Carotid artery disease is important in the pathogenesis of stroke. Almost one half of all cases of stroke have their origins in disease of the carotid arteries. These arteries are a common site of narrowing particularly if patients are subject to some of the cardiaovascular risk factors of smoking, high cholesterol, diabetes and blood pressure. The arteries tend to narrow and form an irregular lining. As the blood crosses the artery wall the narrowness produces an increase in the speed of the blood flow which in combination with the irregular lining may result in small particles becoming dislodged. These particles pass into the blood stream to the brain and lodge in the smaller arteries supplying the brain. This results in small portions of the brain becoming starved of blood and can produce a stroke or mini stroke. The most important elements of dealing with this is improving the patients risk profile by stopping smoking, reducing blood pressure, controlling diabetes, cholesterol levels and other cardiovascular risk factors. The next step is to start an anti platelet or blood thinning agent such as Aspirin. Altering all of these risk factors is designed to improve the risk of having a stroke or mini strokes in the future. Once the risk factors have been adjusted and the right medication has been started then some consideration should be given to carotid artery surgery. Surgery on the carotid artery is designed to remove the inner, irregular layer by separating it from the rest of the artery. Once it has been removed the artery is closed and hopefully the blood flow will be less turbulent. This procedure is called carotid endarterectomy.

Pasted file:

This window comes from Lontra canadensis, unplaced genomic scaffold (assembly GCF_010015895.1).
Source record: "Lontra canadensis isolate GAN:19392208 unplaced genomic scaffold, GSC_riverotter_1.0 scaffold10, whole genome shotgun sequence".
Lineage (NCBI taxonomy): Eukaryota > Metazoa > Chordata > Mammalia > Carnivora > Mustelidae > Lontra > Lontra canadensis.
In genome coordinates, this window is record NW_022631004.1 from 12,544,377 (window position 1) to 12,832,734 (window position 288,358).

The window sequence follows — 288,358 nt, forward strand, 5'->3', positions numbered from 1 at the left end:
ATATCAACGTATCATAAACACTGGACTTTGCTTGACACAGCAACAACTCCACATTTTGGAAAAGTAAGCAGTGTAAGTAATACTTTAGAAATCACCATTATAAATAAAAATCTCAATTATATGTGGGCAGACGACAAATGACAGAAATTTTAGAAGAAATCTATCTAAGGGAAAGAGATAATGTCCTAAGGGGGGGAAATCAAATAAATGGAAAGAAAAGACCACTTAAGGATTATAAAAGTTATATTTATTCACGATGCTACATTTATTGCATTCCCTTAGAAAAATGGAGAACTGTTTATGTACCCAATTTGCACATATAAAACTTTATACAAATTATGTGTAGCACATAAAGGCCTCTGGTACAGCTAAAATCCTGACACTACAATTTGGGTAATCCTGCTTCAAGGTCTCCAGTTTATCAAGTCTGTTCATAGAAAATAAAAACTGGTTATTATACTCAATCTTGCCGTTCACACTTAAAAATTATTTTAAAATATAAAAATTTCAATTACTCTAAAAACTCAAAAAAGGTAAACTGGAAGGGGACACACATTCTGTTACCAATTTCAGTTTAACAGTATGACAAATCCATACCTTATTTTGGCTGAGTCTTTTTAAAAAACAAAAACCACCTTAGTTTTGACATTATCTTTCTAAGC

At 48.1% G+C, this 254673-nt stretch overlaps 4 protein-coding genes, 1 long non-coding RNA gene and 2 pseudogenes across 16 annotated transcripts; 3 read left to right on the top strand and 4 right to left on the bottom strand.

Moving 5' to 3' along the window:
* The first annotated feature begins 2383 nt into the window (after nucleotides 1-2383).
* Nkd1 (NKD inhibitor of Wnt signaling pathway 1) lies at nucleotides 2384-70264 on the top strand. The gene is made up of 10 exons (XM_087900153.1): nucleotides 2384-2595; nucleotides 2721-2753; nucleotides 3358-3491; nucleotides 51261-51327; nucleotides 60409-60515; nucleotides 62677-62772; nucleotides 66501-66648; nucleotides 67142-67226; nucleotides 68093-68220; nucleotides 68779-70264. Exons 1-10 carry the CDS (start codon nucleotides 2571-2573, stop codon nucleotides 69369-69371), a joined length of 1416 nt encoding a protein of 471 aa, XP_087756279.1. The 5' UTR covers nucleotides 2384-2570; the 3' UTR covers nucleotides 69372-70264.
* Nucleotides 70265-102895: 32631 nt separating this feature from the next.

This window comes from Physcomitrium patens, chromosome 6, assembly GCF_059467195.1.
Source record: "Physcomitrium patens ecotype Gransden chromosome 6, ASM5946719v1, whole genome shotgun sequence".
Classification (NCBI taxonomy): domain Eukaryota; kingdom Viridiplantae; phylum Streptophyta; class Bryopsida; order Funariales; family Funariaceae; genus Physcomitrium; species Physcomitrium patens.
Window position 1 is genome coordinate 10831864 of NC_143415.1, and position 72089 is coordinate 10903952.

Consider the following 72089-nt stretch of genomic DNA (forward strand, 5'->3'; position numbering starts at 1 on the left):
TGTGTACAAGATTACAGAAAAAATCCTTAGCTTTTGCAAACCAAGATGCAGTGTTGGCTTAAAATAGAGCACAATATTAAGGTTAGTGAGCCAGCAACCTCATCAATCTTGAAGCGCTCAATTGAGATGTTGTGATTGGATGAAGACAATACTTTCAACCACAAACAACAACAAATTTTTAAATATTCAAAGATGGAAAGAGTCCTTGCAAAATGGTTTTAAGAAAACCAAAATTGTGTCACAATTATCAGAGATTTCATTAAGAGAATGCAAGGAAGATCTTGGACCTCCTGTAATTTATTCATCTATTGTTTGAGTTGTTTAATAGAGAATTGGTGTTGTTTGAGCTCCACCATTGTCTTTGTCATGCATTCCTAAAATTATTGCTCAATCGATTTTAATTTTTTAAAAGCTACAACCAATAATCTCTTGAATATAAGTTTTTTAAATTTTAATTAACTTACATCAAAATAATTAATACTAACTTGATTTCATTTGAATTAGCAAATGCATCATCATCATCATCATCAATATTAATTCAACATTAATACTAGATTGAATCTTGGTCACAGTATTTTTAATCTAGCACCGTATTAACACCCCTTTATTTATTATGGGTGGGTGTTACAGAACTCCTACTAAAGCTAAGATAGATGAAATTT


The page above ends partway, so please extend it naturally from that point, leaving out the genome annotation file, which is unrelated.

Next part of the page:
Patients with carotid artery disease can be divided generally into two groups: 1) those patients who have already had a mini stroke and 2) those patients who have not had symptoms of any kind have had carotid disease picked up on a scan either as a result of screening or for some other reason.
Carotid disease is diagnosed by ultrasound and categorised as mild moderate and severe. In patients who have had a stroke or mini stroke before and who have severe disease carotid endarterectomy is recommended. In patients who have never had a stroke or mini stroke the benefits are more marginal however surgery should be considered in male patients with severe disease under the age of 75 and female patients with severe disease under the age of 70. Surgery is not considered for everybody as it has a small risk of producing a stroke itself. That risk is about 3% for all surgery. The result is that the risk of surgery has to be balanced against the risk of leaving the patient being treated only with risk factor modification and medication.
Carotid stenting is another alternative treatment however some studies have suggested that the stroke rate from treatment may not be quite as good as surgery. At present in Ireland this treatment tends to be reserved for patients for whom surgery specifically is not a good option. Of course as these treatments improve they well become more and more commonly performed and perhaps even accepted as the treatment of choice